Atlantic City (Made in USA’s Paris suburb theme park), 1967, and the revolutionaries, like filmmakers, are dreamers. Dreaming, if they’re the nouveaux réalistes or the situationists, of tearing down reality to scraps. Scraps can be decontextualized, like readymades set in an all-white room—or put a new context altogether. Reality, in any case, must be reassembled. Surrealists and futurists tend to be left-wing.
Made in USA, which opens with Anna Karina waking up, and ends with her nodding off, could be something of that dream.
“Mise-en-scène, mise-en-scène, ooo, mise-en-scène,” cackles one character off-screen. “It’s what you believed in. Everyone did.” Karina’s just suggested the possibility that her dead lover Richard was just a dreamer. “Mise-en-scène,” the donkey-faced man responds, as if to say, “just?”
Because—it’s Godard's point throughout—dreamers, revolutionaries and artists, are metteurs-en-scène, and thus, dangerous: they set up worlds self-contained. (Literally, “mise-en-scène” means “the arrangement of a scene”, or perhaps, “put-in-place”). Human beings are the pieces filmmakers and politicians play with—placing them into an order with its internal laws and logic, directing their actions, assassinating them (mentions of Auschwitz and Vietnam recur and the Mehdi Ben Barka case is a deliberate echo to Richard’s own). Art is a form of politics, and “advertising,” Karina says, “is a form of fascism.”
For advertising does exactly what Godard’s openly artificial mise-en-scène threatens to do at every step: flattens, objectifies, and abstracts human endeavor to a series of simplified forms and ideas. Advertising, John Berger tells us, is just images that serve as signs, interpreting the world, directing our actions, and telling us that happiness lies in purple toilet paper. And the world of Made in USA is nothing but signs. Sometimes, quite literally.
In the film’s centerpiece, Karina visits a warehouse of cardboard icons that echo her pose—like the hall of mirrors in The Lady from Shanghai—at every step, as if to say she, too, is just an image for consumption:
“Disney” is held; Karina’s been playing in voice-over with the idea that her life’s a Disney movie (played by Humphrey Bogart, in blood), and Godard grants her cartoon fantasies reality by dropping her into a world of comic cut-outs—and effectively turning her into a cartoon among them. It’s here that she’ll be laughed at for trusting mise-en-scène, since the cardboard warehouse, of course, is the ultimate in mise-en-scène, perfectly arranged scenes (from movies) arranged together, one after the other, to seal off almost any space that isn’t a flat painting of a movie scene that itself is a depiction of some staged reality. This is the created, self-contained reality with which Godard is constantly at odds to show real life, in which plots aren’t solved neatly, and in which Karina's discoveries have little to do with each other (except on a thematic level). The warehouse shows off still-lives that for the most part don’t look imitated but invented; art here, like David Goodis’ story at the end, paralyzes reality by exchanging it for rigor-mortis-stiff illusions. Characters are set neatly against the posters, which set illustrated ideas (of the wilderness, no less) neatly into place, and are—of course—just publicity.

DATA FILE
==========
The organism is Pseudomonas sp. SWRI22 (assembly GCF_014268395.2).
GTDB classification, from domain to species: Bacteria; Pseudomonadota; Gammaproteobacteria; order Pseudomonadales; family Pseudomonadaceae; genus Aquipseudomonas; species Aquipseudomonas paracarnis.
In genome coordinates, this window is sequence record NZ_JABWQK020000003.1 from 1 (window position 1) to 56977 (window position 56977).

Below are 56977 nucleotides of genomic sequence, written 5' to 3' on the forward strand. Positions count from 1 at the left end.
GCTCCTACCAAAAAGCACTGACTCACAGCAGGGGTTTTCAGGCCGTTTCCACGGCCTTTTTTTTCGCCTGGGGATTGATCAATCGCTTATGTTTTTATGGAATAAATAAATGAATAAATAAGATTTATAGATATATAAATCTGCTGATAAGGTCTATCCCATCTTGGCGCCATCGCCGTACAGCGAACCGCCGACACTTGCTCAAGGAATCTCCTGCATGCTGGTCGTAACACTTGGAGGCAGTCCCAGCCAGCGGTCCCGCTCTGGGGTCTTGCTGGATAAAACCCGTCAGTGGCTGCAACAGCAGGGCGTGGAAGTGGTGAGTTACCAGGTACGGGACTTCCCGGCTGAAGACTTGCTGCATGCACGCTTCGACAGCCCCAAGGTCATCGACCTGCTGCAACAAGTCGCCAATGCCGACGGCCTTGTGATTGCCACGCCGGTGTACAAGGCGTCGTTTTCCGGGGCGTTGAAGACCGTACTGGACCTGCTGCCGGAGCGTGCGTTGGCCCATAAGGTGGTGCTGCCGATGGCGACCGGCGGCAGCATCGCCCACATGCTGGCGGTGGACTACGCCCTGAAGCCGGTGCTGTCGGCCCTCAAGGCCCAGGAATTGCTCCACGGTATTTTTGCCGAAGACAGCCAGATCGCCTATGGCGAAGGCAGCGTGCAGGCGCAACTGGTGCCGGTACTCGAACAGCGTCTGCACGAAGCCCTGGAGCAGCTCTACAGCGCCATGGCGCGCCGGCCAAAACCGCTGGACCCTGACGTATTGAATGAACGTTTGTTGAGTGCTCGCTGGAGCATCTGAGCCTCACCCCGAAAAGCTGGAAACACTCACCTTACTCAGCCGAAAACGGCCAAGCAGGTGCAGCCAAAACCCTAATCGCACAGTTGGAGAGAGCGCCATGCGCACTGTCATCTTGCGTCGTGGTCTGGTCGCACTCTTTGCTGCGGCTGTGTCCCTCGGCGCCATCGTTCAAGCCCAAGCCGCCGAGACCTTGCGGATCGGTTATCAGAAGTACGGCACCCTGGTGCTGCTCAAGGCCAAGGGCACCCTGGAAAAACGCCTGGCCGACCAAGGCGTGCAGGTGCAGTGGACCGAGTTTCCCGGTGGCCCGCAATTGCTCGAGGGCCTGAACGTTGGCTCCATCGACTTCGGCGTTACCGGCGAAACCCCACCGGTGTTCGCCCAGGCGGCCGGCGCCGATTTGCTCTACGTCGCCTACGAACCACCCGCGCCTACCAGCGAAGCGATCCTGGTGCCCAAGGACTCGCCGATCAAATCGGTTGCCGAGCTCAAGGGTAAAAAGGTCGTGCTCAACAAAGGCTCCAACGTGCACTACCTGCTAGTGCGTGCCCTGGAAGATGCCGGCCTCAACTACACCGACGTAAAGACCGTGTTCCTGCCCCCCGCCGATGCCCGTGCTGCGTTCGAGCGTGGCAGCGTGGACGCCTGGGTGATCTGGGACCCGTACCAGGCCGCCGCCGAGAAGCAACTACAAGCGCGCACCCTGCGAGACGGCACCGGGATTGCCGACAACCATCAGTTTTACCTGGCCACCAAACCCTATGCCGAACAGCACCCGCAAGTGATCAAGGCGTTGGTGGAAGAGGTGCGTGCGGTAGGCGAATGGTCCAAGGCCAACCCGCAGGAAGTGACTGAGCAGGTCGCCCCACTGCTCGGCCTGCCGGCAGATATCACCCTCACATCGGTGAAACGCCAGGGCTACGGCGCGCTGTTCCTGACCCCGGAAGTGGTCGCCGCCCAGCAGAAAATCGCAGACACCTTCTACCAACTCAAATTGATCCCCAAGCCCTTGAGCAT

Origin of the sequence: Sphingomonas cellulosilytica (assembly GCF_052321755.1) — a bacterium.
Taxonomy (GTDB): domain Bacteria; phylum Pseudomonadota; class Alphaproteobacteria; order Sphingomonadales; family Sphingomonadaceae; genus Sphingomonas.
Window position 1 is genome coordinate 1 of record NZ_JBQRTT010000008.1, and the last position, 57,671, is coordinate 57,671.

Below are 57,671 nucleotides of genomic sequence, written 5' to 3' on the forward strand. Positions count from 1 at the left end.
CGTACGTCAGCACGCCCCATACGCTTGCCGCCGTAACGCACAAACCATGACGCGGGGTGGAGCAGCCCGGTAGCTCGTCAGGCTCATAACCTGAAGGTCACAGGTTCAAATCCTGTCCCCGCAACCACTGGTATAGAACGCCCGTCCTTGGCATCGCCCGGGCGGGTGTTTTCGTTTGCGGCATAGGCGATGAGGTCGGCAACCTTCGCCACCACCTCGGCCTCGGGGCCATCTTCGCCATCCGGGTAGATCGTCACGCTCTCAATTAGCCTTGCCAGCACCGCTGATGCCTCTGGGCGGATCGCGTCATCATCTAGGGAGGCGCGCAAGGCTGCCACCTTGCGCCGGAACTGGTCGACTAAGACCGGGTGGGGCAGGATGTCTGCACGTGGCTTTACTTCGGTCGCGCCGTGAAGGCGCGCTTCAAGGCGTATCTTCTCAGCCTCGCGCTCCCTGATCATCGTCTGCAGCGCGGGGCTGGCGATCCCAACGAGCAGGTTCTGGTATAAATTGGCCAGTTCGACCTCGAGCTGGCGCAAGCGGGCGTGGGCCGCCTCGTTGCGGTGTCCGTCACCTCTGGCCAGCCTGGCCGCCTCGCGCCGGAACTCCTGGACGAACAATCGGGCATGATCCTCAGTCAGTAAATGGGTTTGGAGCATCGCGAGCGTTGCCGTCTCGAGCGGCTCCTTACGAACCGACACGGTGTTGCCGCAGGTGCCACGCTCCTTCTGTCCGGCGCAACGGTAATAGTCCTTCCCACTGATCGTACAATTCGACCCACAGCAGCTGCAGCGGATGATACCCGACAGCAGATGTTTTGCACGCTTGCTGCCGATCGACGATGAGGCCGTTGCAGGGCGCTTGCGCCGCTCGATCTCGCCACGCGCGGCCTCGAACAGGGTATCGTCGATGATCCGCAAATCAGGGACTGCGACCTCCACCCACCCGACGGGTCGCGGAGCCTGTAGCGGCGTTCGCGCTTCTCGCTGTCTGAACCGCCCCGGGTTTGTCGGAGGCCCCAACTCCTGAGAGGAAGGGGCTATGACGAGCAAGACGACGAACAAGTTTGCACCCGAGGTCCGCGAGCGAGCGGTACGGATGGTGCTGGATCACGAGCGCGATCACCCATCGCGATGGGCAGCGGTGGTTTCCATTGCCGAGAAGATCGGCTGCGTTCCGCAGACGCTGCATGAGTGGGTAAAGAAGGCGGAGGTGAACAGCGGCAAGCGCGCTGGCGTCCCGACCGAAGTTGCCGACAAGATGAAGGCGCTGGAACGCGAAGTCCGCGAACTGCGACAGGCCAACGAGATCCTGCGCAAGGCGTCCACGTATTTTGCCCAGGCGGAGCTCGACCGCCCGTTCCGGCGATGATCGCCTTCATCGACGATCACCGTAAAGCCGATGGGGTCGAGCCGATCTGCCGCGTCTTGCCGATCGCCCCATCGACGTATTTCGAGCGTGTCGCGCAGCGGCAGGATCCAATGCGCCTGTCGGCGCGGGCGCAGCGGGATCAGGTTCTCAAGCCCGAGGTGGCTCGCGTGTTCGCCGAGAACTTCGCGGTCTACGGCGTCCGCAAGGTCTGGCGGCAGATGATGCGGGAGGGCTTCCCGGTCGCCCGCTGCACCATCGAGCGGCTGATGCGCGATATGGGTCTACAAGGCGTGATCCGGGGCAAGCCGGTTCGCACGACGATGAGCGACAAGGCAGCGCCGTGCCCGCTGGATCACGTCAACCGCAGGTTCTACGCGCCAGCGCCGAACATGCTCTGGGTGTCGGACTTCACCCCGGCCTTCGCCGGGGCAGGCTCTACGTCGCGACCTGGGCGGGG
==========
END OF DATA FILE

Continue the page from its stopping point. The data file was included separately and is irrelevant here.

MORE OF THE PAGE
So if Made in USA is a lot of loopy neo-surrealism set in a misnamed Paris that accomodates a "rue Preminger" and a "rue Allan Dwan," it’s because Godard claims—or rather, understands—that people (in Atlantic City, 1967) don’t spend much time in reality at all. They live in their dreams, and in the past, and in paranoid conspiracies of their own devising, and they live in a world wallpapered with empty foreign images telling them what to think and devised, if not by corporations, then by a government who kills off those who don’t think likewise—dictates, like a director, their actions and whereabouts. (These are simplifications, but they are Godard’s.) Karina lives in all of these. Her wardrobe holds a sweater with an icon of Beethoven (labeled: “Beethoven”), filched from Billy Wilder’s own great black valentine to the empty images and mythic stereotypes America propagates, Kiss Me Stupid, as a blatant sign, once again, of how culture’s been branded flat into trademarks. The clothes Karina actually wears during the same scene make her look like a walking Mondrian (though if Anna Karina’s just another artwork, has there ever been a better image to consume?). And whereas Band of Outsiders takes to the suburbs as a last refuge of wind and leaves and water (all flickering), in Godard’s ode to the impressionists, here, when the characters finally escape walled-in civilization, the only nature to be found is a small, bulky garden, fenced in by a few shit wires, that hangs behind them like a doormat.
And freedom? When everything’s fenced into place?